|Hvidoere studies||Number of countries of pediatric centers||Numberof subjects||Age (yr)||Mean HbA1c (%) ± SD (mean DCCT aligned)||Spread in center mean HbA1C (%) (DCCT aligned)||Conclusions|
|1995||18 (Europe, North America, Japan) 22||2873||0-18||8.6 ± 1.7 (8.3)||7.6-10.2 (7.3-9.9)||No difference in glycemic control was found among adolescents treated with two, three, and four or more daily injections. Girls on 4 injections had higher BMI|
|1998||17 (Europe, North America, Japan) 21||2101||11-18||8.7 ± 1.7 (8.4)||7.7-10.1 (7.4-9.8)||The differences between centers were not explicable by differences in insulin regimens. The centers with the lowest mean HbA1c also had lowest rates of severe hypoglycemia and reported better QOL|
|2005||19 (Europe, North America, Japan, Australia) 21||2093||11-18||8.6 ± 1.7 (8.2)||7.7-9.5 (7.4-9.2)||Intensified insulin regimens (MDI and CSII) showed no lower HbA1c compared with twice daily free-mixing (lowest HbA1c)|
|2009||17 (Europe, North America, Japan, Australia) 18||1113||< 11||8.3 ± 1.3 (8.0)||7.6-9.2 (7.3-8.9)||despite major changes in management (> 99% on analog insulins and 33% with CSII), the lowest HbA1c levels were found in the twice daily free-mixing insulin regimen in Brussels (7.3% ± 0.5%)|
Cameron et al conclude in their review: “Therapeutic strategies in and of themselves are not enough to obtained desired clinical outcomes. While all clinical regimens have some clinical utility, it is the underlying therapeutic philosophy based on a qualified common training for all team members delivering diabetes care and education to the families that drives improvement. The clinical aphorism of ‘Ask for mediocrity and you will receive’ holds true. Thus, it appears that the best results will be obtained by physicians who are target-driven and teams and families that have unanimity of purpose. Perhaps the conclusions relating the best clinical practice drawn from the entire body of work of the Hvidoere studies can be best summarized as -be dogmatic about outcome but flexible in approach”.
In the studies of the HSG, the different insulin regimens were: “conventional” twice daily (CT), CTpremix, CTfreemix, CTfreemix + (used only in center number one, i.e., in my center in Brussels), basal-bolus injections (MDI), CSII. In the 4th study, there was confusion between CTfreemix and CTfreemix +, fortunately corrected by an erratum. The lowest HbA1c levels were found in the CTfreemix+ group, 7.3% ± 0.5% (56.3 mmol/mol); approximately the same values were obtained in the three preceding studies by the Brussels team. In 2007, after three HSG studies, de Beaufort et al noted: “The management of children and adolescents with type 1 diabetes has undergone many changes over the past decade, aiming to improve glycemic control and reduce risks of vascular complications, without sacrificing quality of life. These have included increased usage of insulin analogues, basal-bolus regimens, and CSII. Despite these substantial changes, it has been difficult to demonstrate significant improvements in metabolic outcome. This study in 21 international centers was initiated to investigate the impact of treatment changes on glycemic control and to establish whether the previously reported differences between centers were diminishing. The results confirm that there has been no improvement in glycemic control over a decade, with mean A1c levels of 8.6% or 70.5 mmol/mol (1995), 8.7% or 71.6 mmol/mol (1998), and 8.6% or 70.5 mmol/mol (2005), and the substantial differences between centers have remained stable.” That means that more expensive and technically complicated treatments have nearly no impact on HbA1c. Only two centers showed a significant reduction (≥ 0.5%) in A1c from 1998 to 2005 and one center had a significant increase in A1c. The conclusion is that, in countries unable to afford a sophisticated and expensive treatment, it is possible to obtain good results without necessarily using expensive insulins and pumps.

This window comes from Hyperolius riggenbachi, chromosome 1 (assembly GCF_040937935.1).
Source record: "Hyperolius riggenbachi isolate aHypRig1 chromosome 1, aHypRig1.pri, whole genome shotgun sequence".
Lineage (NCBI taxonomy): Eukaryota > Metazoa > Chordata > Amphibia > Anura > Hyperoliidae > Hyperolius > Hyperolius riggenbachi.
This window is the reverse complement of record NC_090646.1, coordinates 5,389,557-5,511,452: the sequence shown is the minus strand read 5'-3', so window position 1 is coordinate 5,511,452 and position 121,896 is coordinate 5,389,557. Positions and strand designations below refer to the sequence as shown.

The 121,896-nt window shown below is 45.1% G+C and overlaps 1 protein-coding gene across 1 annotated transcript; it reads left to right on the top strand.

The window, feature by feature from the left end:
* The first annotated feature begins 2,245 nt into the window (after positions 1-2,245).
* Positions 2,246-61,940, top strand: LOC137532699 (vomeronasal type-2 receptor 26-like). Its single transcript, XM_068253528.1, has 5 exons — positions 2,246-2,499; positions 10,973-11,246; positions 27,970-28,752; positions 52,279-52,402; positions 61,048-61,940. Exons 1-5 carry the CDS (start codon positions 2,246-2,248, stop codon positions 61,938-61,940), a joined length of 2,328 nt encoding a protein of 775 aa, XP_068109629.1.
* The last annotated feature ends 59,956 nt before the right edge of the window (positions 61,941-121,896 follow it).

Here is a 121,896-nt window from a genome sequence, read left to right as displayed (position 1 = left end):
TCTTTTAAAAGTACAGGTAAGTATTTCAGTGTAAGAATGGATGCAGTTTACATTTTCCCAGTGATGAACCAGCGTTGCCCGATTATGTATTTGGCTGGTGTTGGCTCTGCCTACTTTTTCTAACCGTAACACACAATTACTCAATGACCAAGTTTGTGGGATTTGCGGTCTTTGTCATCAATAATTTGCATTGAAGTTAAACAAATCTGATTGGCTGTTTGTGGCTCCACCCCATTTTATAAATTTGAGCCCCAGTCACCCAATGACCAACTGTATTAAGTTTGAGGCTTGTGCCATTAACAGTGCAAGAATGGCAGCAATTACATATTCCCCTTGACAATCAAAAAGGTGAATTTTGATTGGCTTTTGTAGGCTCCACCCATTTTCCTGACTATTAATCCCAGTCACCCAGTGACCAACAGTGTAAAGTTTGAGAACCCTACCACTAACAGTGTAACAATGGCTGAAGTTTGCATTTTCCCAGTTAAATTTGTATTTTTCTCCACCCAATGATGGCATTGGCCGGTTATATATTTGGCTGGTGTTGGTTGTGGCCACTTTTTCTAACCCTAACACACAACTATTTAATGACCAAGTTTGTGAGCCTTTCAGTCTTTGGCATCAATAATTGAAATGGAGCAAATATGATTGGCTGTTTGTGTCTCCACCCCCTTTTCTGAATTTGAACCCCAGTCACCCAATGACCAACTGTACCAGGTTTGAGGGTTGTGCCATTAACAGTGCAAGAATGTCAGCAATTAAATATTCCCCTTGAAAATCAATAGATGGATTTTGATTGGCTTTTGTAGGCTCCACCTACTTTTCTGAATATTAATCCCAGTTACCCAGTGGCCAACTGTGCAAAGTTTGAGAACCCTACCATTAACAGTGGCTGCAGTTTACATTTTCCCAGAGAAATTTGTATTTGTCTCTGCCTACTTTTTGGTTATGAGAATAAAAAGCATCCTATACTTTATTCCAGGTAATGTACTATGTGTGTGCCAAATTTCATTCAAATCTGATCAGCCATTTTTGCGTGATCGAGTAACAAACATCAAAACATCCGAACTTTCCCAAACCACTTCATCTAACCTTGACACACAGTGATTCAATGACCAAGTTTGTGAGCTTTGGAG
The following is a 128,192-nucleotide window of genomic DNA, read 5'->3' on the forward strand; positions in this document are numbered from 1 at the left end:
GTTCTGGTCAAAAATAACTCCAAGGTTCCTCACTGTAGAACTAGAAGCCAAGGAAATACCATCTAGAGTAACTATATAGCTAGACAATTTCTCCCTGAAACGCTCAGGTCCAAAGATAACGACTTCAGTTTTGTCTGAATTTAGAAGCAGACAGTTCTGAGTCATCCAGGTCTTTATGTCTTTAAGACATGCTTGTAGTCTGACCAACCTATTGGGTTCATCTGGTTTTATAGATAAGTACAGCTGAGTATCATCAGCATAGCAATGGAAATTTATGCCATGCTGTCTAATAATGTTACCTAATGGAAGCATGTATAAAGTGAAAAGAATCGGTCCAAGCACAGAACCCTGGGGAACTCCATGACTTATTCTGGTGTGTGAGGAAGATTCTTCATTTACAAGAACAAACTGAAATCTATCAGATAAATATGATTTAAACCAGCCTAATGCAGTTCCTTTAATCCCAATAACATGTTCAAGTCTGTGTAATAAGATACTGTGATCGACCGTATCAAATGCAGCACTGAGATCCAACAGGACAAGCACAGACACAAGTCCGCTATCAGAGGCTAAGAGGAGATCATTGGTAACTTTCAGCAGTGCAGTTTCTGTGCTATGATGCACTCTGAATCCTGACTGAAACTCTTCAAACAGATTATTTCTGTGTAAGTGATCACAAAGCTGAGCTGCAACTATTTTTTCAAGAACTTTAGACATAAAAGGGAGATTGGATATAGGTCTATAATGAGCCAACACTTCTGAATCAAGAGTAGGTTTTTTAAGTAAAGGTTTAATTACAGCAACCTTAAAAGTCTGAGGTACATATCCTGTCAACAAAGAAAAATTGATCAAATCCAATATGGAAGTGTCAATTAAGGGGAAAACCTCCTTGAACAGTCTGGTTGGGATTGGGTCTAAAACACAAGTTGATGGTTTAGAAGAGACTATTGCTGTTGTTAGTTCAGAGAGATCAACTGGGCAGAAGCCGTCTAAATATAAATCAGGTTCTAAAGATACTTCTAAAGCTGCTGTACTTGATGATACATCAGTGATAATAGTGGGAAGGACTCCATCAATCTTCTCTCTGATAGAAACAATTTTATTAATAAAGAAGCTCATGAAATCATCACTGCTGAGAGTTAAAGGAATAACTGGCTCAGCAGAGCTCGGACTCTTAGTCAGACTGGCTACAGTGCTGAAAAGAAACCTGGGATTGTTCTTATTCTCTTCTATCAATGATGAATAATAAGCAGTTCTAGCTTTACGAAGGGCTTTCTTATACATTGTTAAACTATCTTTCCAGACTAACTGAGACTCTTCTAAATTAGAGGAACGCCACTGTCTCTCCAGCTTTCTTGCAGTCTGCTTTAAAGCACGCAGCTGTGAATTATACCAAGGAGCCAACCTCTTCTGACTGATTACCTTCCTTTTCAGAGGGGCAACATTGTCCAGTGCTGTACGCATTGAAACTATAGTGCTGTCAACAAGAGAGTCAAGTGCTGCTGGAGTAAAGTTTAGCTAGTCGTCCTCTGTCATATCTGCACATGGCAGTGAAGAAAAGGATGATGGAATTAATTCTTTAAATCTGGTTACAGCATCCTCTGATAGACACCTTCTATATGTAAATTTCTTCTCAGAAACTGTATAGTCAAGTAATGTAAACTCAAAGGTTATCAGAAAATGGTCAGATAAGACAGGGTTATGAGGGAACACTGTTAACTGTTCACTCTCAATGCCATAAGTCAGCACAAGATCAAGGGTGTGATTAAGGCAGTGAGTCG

Two daily insulin free-mixed regimen in children or even teenagers: Two daily insulin free-mixed regi-men with an human rapid-acting insulin or a fast-acting analogue and NPH (i.e., 4 insulins per day as in the basal-bolus regimen) in children < 15-16 years is easy and effective in countries where the meal schedule allows correct allocation of diet. The first injection (and insulin dose alteration) is done before going to school and the second injection (and insulin dose alteration) after returning from school, before dinner, with the facultative help of the parents. Diabetic children have to eat a snack in the middle of the morning and afternoon periods with their friends, without the need to give an additional insulin injection or to measure blood glucose. This reduces the risk of insulin omission. The doses of the 4 insulins are adjusted according to the results of 4 daily blood glucose measurements of the preceding days (retroactive analysis) and not only to the present glycemia (reactive responsitivity). A third injection with a fast-acting analogue may be done to allow a greater snack or to correct hyperglycemia (= CTfreemix +).
Basal-bolus regimen in adolescents but more comp-licated: Basal-bolus regimen in adolescents: increased flexibility in daily life and dietary freedom, but more complicated; no simplistic sliding scales according to the present glycemia; insulin dose alteration must be triple: (1) retrospective, according to previous BG analysis, trial and error experiments, in order to enjoy more freedom for meals, sports, etc; (2) prospective according to programmed changes in meals and sports (i.e., add more insulin if overeating or temporarily reduce insulin dose to prevent activity-related expected hypoglycemia); and (3) with only a “touch” of compensatory adaptation (reactive dose changes) according to the present glycemia. This needs psychological maturity and ongoing education support and teaching of child, adolescent and family members, otherwise the multiple injection system lead to anarchy, “cheating” and obesity, especially but not only in adolescent girls. Before or after the meals, there is an injection of rapid human insulin or fast-acting analogue, and before sleeping, an injection of a stable long-acting analogue. The doses of the 4 insulin injections are adjusted according to analysis of the results of at least 4 daily blood glucose measurements (if three meals; otherwise more blood glucose determinations and injections) of the preceding days and not only to the present BG level.